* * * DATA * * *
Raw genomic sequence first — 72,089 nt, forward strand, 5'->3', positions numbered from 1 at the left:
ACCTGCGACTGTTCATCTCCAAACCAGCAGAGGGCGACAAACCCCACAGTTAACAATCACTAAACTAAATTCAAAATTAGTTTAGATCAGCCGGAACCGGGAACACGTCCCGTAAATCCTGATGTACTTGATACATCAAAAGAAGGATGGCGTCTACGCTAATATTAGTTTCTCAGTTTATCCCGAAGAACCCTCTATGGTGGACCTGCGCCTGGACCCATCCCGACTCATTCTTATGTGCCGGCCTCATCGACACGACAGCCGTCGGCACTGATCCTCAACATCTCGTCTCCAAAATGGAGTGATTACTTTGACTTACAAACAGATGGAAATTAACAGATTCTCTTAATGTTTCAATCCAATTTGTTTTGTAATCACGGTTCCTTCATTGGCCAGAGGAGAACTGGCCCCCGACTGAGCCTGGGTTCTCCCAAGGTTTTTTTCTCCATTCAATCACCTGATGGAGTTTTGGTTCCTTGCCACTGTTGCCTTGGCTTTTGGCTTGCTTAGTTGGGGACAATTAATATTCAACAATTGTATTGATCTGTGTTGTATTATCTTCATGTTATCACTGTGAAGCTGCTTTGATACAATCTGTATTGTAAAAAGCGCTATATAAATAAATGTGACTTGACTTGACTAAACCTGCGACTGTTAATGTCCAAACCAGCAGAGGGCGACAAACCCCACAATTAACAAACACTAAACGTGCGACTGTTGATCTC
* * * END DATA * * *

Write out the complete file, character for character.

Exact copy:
Raw genomic sequence first — 72,089 nt, forward strand, 5'->3', positions numbered from 1 at the left:
ACCTGCGACTGTTCATCTCCAAACCAGCAGAGGGCGACAAACCCCACAGTTAACAATCACTAAACTAAATTCAAAATTAGTTTAGATCAGCCGGAACCGGGAACACGTCCCGTAAATCCTGATGTACTTGATACATCAAAAGAAGGATGGCGTCTACGCTAATATTAGTTTCTCAGTTTATCCCGAAGAACCCTCTATGGTGGACCTGCGCCTGGACCCATCCCGACTCATTCTTATGTGCCGGCCTCATCGACACGACAGCCGTCGGCACTGATCCTCAACATCTCGTCTCCAAAATGGAGTGATTACTTTGACTTACAAACAGATGGAAATTAACAGATTCTCTTAATGTTTCAATCCAATTTGTTTTGTAATCACGGTTCCTTCATTGGCCAGAGGAGAACTGGCCCCCGACTGAGCCTGGGTTCTCCCAAGGTTTTTTTCTCCATTCAATCACCTGATGGAGTTTTGGTTCCTTGCCACTGTTGCCTTGGCTTTTGGCTTGCTTAGTTGGGGACAATTAATATTCAACAATTGTATTGATCTGTGTTGTATTATCTTCATGTTATCACTGTGAAGCTGCTTTGATACAATCTGTATTGTAAAAAGCGCTATATAAATAAATGTGACTTGACTTGACTAAACCTGCGACTGTTAATGTCCAAACCAGCAGAGGGCGACAAACCCCACAATTAACAAACACTAAACGTGCGACTGTTGATCTC